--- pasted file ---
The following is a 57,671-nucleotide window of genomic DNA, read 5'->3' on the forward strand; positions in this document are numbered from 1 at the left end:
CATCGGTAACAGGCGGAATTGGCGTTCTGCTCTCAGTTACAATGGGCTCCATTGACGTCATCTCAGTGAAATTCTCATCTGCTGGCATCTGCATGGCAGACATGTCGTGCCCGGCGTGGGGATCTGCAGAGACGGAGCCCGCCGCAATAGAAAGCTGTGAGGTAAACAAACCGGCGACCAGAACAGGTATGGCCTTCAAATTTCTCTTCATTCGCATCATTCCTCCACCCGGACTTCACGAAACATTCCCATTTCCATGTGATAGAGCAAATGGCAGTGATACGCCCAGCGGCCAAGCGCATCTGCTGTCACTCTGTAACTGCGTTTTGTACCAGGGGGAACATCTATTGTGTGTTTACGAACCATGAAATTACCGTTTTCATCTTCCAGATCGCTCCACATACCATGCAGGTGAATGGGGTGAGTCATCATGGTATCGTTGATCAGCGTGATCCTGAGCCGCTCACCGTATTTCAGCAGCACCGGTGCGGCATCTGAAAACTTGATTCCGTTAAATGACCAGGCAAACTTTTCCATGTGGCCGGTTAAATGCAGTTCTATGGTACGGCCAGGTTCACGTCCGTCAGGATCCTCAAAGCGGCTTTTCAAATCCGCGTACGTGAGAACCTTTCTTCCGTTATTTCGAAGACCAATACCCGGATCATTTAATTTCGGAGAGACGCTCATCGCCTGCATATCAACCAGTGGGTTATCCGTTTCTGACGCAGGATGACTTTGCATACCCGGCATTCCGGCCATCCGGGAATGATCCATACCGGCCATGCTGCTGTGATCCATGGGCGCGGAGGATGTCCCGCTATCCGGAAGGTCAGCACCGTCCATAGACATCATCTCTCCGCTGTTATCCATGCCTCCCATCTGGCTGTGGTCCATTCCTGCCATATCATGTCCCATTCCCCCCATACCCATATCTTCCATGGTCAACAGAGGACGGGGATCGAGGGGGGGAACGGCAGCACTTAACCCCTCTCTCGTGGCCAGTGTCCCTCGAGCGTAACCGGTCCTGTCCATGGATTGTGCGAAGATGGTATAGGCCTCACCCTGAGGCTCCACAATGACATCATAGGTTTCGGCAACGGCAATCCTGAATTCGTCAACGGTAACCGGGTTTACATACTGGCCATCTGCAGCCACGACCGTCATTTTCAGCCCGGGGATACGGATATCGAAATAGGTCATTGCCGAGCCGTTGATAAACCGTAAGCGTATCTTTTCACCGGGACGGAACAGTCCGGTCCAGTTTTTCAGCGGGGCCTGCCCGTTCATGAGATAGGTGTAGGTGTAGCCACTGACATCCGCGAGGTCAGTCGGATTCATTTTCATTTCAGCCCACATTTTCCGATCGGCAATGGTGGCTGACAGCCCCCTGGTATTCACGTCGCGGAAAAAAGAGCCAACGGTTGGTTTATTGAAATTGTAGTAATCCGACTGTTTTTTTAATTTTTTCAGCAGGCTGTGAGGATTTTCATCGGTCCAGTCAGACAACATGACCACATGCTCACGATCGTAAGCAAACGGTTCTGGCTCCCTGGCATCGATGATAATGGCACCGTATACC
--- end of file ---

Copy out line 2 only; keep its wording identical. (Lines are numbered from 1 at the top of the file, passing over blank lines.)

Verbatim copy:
CATCGGTAACAGGCGGAATTGGCGTTCTGCTCTCAGTTACAATGGGCTCCATTGACGTCATCTCAGTGAAATTCTCATCTGCTGGCATCTGCATGGCAGACATGTCGTGCCCGGCGTGGGGATCTGCAGAGACGGAGCCCGCCGCAATAGAAAGCTGTGAGGTAAACAAACCGGCGACCAGAACAGGTATGGCCTTCAAATTTCTCTTCATTCGCATCATTCCTCCACCCGGACTTCACGAAACATTCCCATTTCCATGTGATAGAGCAAATGGCAGTGATACGCCCAGCGGCCAAGCGCATCTGCTGTCACTCTGTAACTGCGTTTTGTACCAGGGGGAACATCTATTGTGTGTTTACGAACCATGAAATTACCGTTTTCATCTTCCAGATCGCTCCACATACCATGCAGGTGAATGGGGTGAGTCATCATGGTATCGTTGATCAGCGTGATCCTGAGCCGCTCACCGTATTTCAGCAGCACCGGTGCGGCATCTGAAAACTTGATTCCGTTAAATGACCAGGCAAACTTTTCCATGTGGCCGGTTAAATGCAGTTCTATGGTACGGCCAGGTTCACGTCCGTCAGGATCCTCAAAGCGGCTTTTCAAATCCGCGTACGTGAGAACCTTTCTTCCGTTATTTCGAAGACCAATACCCGGATCATTTAATTTCGGAGAGACGCTCATCGCCTGCATATCAACCAGTGGGTTATCCGTTTCTGACGCAGGATGACTTTGCATACCCGGCATTCCGGCCATCCGGGAATGATCCATACCGGCCATGCTGCTGTGATCCATGGGCGCGGAGGATGTCCCGCTATCCGGAAGGTCAGCACCGTCCATAGACATCATCTCTCCGCTGTTATCCATGCCTCCCATCTGGCTGTGGTCCATTCCTGCCATATCATGTCCCATTCCCCCCATACCCATATCTTCCATGGTCAACAGAGGACGGGGATCGAGGGGGGGAACGGCAGCACTTAACCCCTCTCTCGTGGCCAGTGTCCCTCGAGCGTAACCGGTCCTGTCCATGGATTGTGCGAAGATGGTATAGGCCTCACCCTGAGGCTCCACAATGACATCATAGGTTTCGGCAACGGCAATCCTGAATTCGTCAACGGTAACCGGGTTTACATACTGGCCATCTGCAGCCACGACCGTCATTTTCAGCCCGGGGATACGGATATCGAAATAGGTCATTGCCGAGCCGTTGATAAACCGTAAGCGTATCTTTTCACCGGGACGGAACAGTCCGGTCCAGTTTTTCAGCGGGGCCTGCCCGTTCATGAGATAGGTGTAGGTGTAGCCACTGACATCCGCGAGGTCAGTCGGATTCATTTTCATTTCAGCCCACATTTTCCGATCGGCAATGGTGGCTGACAGCCCCCTGGTATTCACGTCGCGGAAAAAAGAGCCAACGGTTGGTTTATTGAAATTGTAGTAATCCGACTGTTTTTTTAATTTTTTCAGCAGGCTGTGAGGATTTTCATCGGTCCAGTCAGACAACATGACCACATGCTCACGATCGTAAGCAAACGGTTCTGGCTCCCTGGCATCGATGATAATGGCACCGTATACC